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Main Data
Author: René Descartes, Jean-Jacques Rousseau, Immanuel Kant, August Nemo
Title: 3 books to know Age of Enlightenment
Publisher: Tacet Books
ISBN/ISSN: 9783969695074
Edition: 1
Price: CHF 3.00
Publication date: 01/01/2020
Content
Category: Mathematics
Language: English
Technical Data
Pages: 117
Kopierschutz: Wasserzeichen
Geräte: PC/MAC/eReader/Tablet
Formate: ePUB
Table of contents
Welcome to the 3 Books To Know series, our idea is to help readers learn about fascinating topics through three essential and relevant books.These carefully selected works can be fiction, non-fiction, historical documents or even biographies.We will always select for you three great works to instigate your mind, this time the topic is: Age of EnlightenmentThe Age of Enlightenment - or Age of Reason - was an intellectual and philosophical movement that dominated the world of ideas in Europe during the 17th and 18th centuries. The Enlightenment included a range of ideas centered on the sovereignty of reason and the evidence of the senses as the primary sources of knowledge and advanced ideals such as liberty, progress, toleration, fraternity, constitutional government and separation of church and state.What is Enlightenment? by Immanuel Kant.Discourse on the Method by René Descartes.The Social Contract by Jean-Jacques Rousseau.'What Is Enlightenment?' is a 1784 essay by the philosopher Immanuel Kant. Kant replied to the question posed a year earlier by the Reverend Johann Friedrich Zöllner. Kant's opening paragraph of the essay is a much-cited definition of a lack of enlightenment as people's inability to think for themselves due not to their lack of intellect, but lack of courage.Discourse on the Method is one of the most influential works in the history of modern philosophy, and important to the development of natural sciences.The Social Contract by Jean-Jacques Rousseau, is a 1762 book in which Rousseau theorized about the best way to establish a political community in the face of the problems of commercial society.This is one of many books in the series 3 Books To Know. If you liked this book, look for the other titles in the series, we are sure you will like some of the topics!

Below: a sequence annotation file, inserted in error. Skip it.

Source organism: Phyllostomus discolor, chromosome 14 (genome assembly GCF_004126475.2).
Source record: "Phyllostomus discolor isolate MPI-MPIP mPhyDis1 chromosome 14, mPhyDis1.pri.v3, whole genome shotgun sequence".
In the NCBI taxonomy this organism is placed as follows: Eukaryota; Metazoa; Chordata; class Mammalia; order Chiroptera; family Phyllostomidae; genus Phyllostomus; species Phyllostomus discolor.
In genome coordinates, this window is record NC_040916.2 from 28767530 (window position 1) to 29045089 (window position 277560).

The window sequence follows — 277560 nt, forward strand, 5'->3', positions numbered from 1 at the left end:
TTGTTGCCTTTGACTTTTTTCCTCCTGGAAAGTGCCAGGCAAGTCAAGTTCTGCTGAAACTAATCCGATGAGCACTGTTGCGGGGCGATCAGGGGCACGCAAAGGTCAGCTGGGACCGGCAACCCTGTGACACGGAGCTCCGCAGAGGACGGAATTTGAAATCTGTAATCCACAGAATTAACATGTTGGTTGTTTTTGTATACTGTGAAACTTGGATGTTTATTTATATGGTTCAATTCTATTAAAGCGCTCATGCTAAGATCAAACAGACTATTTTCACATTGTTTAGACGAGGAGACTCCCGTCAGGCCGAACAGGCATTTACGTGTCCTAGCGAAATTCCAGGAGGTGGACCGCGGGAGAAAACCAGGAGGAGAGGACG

Immanuel Kant (22 April 1724 12 February 1804) was a German philosopher and one of the central Enlightenment thinkers. Jean-Jacques Rousseau (28 June 1712 2 July 1778) was a Genevan philosopher, writer and composer. René Descartes (31 March 1596 11 February 1650) was a French philosopher, mathematician, and scientist.
Table of contents

by Immanuel Kant

Enlightenment is man's release from his self-incurred tutelage. Tutelage is man's inability to make use of his understanding without direction from another. Self-incurred is this tutelage when its cause lies not in lack of reason but in lack of resolution and courage to use it without direction from another. Sapere aude! "Have courage to use your own reason!" - that is the motto of enlightenment.

Laziness and cowardice are the reasons why so great a portion of mankind, after nature has long since discharged them from external direction (naturaliter maiorennes), nevertheless remains under lifelong tutelage, and why it is so easy for others to set themselves up as their guardians. It is so easy not to be of age. If I have a book which understands for me, a pastor who has a conscience for me, a physician who decides my diet, and so forth, I need not trouble myself. I need not think, if I can only pay - others will easily undertake the irksome work for me.